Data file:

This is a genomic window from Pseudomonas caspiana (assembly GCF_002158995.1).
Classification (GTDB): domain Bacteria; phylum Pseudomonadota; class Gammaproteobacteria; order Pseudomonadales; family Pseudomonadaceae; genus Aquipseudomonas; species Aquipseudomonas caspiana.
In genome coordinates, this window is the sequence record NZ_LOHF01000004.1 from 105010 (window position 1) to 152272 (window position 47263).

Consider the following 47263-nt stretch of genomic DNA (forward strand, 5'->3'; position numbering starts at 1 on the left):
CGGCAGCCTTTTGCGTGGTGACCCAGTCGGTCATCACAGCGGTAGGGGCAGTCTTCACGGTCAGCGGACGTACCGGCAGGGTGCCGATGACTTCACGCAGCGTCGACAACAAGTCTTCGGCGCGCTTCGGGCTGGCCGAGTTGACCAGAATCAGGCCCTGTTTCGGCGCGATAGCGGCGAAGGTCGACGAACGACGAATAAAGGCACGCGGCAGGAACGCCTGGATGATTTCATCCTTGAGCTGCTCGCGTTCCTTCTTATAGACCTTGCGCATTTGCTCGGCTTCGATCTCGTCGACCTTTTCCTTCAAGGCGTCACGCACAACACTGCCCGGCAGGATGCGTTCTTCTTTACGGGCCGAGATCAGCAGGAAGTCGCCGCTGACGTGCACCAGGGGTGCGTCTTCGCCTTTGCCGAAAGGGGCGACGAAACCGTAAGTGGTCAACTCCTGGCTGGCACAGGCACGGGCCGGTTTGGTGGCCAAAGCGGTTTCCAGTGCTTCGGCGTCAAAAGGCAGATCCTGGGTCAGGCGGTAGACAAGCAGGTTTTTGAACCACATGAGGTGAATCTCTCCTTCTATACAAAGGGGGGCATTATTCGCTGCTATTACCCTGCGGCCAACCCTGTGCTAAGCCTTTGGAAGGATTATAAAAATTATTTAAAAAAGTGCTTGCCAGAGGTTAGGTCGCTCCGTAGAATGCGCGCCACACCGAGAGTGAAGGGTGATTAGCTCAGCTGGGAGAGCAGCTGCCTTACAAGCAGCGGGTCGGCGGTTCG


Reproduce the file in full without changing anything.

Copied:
This is a genomic window from Pseudomonas caspiana (assembly GCF_002158995.1).
Classification (GTDB): domain Bacteria; phylum Pseudomonadota; class Gammaproteobacteria; order Pseudomonadales; family Pseudomonadaceae; genus Aquipseudomonas; species Aquipseudomonas caspiana.
In genome coordinates, this window is the sequence record NZ_LOHF01000004.1 from 105010 (window position 1) to 152272 (window position 47263).

Consider the following 47263-nt stretch of genomic DNA (forward strand, 5'->3'; position numbering starts at 1 on the left):
CGGCAGCCTTTTGCGTGGTGACCCAGTCGGTCATCACAGCGGTAGGGGCAGTCTTCACGGTCAGCGGACGTACCGGCAGGGTGCCGATGACTTCACGCAGCGTCGACAACAAGTCTTCGGCGCGCTTCGGGCTGGCCGAGTTGACCAGAATCAGGCCCTGTTTCGGCGCGATAGCGGCGAAGGTCGACGAACGACGAATAAAGGCACGCGGCAGGAACGCCTGGATGATTTCATCCTTGAGCTGCTCGCGTTCCTTCTTATAGACCTTGCGCATTTGCTCGGCTTCGATCTCGTCGACCTTTTCCTTCAAGGCGTCACGCACAACACTGCCCGGCAGGATGCGTTCTTCTTTACGGGCCGAGATCAGCAGGAAGTCGCCGCTGACGTGCACCAGGGGTGCGTCTTCGCCTTTGCCGAAAGGGGCGACGAAACCGTAAGTGGTCAACTCCTGGCTGGCACAGGCACGGGCCGGTTTGGTGGCCAAAGCGGTTTCCAGTGCTTCGGCGTCAAAAGGCAGATCCTGGGTCAGGCGGTAGACAAGCAGGTTTTTGAACCACATGAGGTGAATCTCTCCTTCTATACAAAGGGGGGCATTATTCGCTGCTATTACCCTGCGGCCAACCCTGTGCTAAGCCTTTGGAAGGATTATAAAAATTATTTAAAAAAGTGCTTGCCAGAGGTTAGGTCGCTCCGTAGAATGCGCGCCACACCGAGAGTGAAGGGTGATTAGCTCAGCTGGGAGAGCAGCTGCCTTACAAGCAGCGGGTCGGCGGTTCG